• Inger and Jeff Latreille

Up in the Sky!

~Saturday, March 12, 2022~

Day 636


It’s a bird, it’s a plane. No, it’s a hot air balloon flying solo right over our trailer. We woke up to the intermittent sound of its burner as the pilot tried to find the perfect place to land.

We think they probably take off from Sedona and use our large camping area as their normal spot for landings, forcing them to find a new location. It seems to be the perfect place to end the trip with plenty of landing spots and an easy access road to pick up those balloon travelers. Pretty cool that it landed just about 100 yards from us, though Sadie wasn’t all too happy about it. There are 3 things that our pups gets a little agitated about…….hot air balloons (we used to see a lot over the years at our home in Napa), flying ravens/crows, and contrails.


Finally, a beautiful day that warrants having a breakfast out on our new outdoor table (a Christmas gift from Jeff). It’s perfect for the places that don’t offer one and will really come in handy for the 70% boondocking we have planned for the remainder of 2022. While enjoying our breakfast, we were entertained by the kid’s voices next door playing on their perfectly situated dirt pile, and the attentive parents just trying to keep things running smoothly until a 3-year old decided to have a meltdown. Dad to the rescue! Ahhh…..it sure brings back memories.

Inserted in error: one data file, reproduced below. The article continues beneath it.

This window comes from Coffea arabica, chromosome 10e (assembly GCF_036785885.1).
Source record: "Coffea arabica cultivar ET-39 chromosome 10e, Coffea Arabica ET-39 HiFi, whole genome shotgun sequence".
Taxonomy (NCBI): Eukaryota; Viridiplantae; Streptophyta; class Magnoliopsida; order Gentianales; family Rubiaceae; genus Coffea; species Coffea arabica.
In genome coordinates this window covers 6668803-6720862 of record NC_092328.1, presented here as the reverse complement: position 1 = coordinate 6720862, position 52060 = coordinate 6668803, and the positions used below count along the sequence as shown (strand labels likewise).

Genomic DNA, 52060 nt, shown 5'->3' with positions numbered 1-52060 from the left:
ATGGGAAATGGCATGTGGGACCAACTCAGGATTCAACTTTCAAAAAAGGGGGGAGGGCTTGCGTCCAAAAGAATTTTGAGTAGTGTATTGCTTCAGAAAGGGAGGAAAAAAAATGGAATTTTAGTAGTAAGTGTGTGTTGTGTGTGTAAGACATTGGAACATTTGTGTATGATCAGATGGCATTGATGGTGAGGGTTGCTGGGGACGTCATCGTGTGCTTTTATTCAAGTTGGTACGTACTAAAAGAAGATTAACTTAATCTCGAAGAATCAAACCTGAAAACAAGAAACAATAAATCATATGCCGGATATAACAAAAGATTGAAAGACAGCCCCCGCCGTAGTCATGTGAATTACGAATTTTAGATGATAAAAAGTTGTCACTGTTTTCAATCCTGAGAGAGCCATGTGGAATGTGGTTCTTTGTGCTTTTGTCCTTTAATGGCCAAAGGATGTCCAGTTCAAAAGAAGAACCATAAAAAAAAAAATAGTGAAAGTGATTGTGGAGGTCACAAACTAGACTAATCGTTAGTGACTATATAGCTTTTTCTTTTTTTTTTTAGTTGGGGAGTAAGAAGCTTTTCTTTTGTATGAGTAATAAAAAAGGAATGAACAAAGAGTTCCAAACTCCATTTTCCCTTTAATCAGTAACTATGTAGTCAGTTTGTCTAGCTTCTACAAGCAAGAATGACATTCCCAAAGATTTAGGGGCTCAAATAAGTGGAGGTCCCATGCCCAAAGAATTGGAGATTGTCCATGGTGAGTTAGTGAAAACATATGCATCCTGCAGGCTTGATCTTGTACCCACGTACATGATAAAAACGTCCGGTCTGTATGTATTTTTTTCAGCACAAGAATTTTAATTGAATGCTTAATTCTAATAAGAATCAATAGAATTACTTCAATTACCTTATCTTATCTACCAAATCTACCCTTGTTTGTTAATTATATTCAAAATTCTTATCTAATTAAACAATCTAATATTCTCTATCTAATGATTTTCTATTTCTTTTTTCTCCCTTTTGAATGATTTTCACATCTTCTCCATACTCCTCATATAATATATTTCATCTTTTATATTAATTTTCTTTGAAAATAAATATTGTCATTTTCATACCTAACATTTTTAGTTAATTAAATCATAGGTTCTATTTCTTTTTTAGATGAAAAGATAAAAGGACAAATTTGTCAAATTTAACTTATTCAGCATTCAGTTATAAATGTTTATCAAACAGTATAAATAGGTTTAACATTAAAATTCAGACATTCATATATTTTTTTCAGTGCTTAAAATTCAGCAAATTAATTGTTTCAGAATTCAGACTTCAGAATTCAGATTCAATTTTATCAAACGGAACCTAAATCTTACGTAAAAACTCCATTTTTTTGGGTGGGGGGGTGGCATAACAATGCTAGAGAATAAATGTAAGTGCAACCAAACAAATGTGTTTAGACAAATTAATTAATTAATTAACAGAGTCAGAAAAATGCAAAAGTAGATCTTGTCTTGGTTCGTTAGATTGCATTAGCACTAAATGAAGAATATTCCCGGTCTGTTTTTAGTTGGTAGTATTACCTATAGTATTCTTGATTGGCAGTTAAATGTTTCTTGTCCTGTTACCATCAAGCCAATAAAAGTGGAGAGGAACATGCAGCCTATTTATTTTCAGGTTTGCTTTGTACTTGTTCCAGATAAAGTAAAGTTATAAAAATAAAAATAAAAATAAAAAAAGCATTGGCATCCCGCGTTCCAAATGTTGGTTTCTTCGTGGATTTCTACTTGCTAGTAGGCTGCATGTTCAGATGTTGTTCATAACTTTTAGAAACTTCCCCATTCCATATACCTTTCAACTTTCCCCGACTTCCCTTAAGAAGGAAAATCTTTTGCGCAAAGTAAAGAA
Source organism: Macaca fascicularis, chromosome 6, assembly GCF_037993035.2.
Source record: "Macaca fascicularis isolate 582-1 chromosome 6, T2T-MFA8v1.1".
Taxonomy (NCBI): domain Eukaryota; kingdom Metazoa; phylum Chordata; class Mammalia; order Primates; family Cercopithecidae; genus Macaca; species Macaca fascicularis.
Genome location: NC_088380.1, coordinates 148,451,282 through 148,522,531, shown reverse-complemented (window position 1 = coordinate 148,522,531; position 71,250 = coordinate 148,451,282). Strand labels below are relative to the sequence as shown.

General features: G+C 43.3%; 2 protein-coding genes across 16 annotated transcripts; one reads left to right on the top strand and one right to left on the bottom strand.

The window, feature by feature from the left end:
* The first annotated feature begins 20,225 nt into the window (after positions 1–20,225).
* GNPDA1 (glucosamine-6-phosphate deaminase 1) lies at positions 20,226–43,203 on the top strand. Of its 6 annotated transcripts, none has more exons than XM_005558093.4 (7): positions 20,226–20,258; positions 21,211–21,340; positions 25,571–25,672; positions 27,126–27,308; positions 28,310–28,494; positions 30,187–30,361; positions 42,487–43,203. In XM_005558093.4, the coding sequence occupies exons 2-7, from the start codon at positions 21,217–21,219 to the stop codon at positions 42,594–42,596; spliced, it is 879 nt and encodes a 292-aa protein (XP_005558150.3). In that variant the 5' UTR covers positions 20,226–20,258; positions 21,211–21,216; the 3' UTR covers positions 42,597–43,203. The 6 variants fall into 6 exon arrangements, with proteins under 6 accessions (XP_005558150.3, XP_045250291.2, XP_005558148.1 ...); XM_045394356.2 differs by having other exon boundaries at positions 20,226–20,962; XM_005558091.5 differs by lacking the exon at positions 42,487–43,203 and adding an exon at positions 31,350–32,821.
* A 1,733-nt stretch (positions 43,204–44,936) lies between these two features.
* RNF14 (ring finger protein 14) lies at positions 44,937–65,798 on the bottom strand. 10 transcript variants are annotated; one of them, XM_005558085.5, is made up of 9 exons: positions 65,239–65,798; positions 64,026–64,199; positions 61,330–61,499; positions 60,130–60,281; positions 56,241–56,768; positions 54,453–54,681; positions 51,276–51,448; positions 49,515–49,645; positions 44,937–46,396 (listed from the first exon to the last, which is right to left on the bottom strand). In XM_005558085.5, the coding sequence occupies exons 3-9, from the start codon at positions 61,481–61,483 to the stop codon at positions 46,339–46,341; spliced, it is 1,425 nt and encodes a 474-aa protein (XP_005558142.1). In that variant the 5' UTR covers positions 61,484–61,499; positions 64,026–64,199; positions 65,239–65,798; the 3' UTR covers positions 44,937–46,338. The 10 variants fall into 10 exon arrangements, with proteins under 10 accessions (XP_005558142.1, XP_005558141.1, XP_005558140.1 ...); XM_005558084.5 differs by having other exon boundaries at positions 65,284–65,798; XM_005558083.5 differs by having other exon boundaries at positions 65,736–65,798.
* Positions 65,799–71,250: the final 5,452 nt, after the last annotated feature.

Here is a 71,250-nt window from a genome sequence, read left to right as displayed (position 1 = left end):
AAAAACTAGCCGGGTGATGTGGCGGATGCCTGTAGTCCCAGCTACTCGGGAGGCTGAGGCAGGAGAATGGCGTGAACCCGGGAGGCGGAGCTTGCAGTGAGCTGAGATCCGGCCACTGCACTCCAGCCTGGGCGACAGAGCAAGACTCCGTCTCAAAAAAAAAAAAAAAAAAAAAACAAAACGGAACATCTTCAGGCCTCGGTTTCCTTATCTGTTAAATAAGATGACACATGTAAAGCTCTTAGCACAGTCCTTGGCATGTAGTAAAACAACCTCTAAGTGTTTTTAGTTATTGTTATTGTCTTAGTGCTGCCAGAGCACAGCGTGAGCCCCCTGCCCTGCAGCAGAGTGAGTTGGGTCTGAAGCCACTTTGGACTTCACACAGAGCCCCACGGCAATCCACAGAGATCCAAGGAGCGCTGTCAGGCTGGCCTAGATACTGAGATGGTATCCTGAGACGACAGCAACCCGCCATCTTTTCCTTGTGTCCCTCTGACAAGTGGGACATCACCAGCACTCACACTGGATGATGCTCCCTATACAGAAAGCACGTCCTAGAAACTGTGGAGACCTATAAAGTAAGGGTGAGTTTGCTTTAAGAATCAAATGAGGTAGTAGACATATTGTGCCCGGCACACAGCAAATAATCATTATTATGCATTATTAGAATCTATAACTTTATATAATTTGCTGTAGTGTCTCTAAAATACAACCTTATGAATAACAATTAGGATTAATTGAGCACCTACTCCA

In the 6 days of being here we’ve pretty much narrowed down the cost of running our propane vs. gas. Mind you, our use has likely been at its peak this past week with those chilly evening temperatures (low 30’s). But we’re in for nicer temps in the coming days. Running the propane in the morning for about an hour, and again at night for about 4 hours, costs us around $5/day. While we’re cooking dinner and charging the things that need charging we’re using the generator (so less frequent than the propane) at a cost of about $2/day. At the rate we’ve been going, our (3) 5-gallon propane tanks would last us about 10 days. The 5-gallon gas can would last about 1 week. So at the most, we’re only spending $7/day in “fuel” for the trailer; way cheaper than a conventional campground with services. Our water situation is holding up great! Staying here for 14 days will only require one trip to the dump station (yes, we’ll have to hitch up to do it) at the 7-day mark. The most we’ve gone on the black/gray tanks is 10 days while boondocking at the Markagunt Plateau at 10,000 feet in Utah (that’s where 100’s of sheep were being herded through our campsite to their new location). The plan is while Jeff and Sadie head into Cottonwood on Tuesday, I’ll hold down the fort making sure our stuff is secure (i.e. bbq, griddle, generator) and that no one takes our spot. Our neighbor even offered to park his truck in our spot if needed. Very nice!


We made a lot of headway today on our lodging for the Canada portion of our trip. We dialed in a few boondocking spots and booked reservations for 4 campgrounds. Kind of interesting that we’ll be landing in Alaska on the 4th of July in a quirky little town called Chicken, one of the few surviving gold rush towns in Alaska. Population, 7 and no services for at least 100 miles. Gee, I wonder if they’ll have fireworks?


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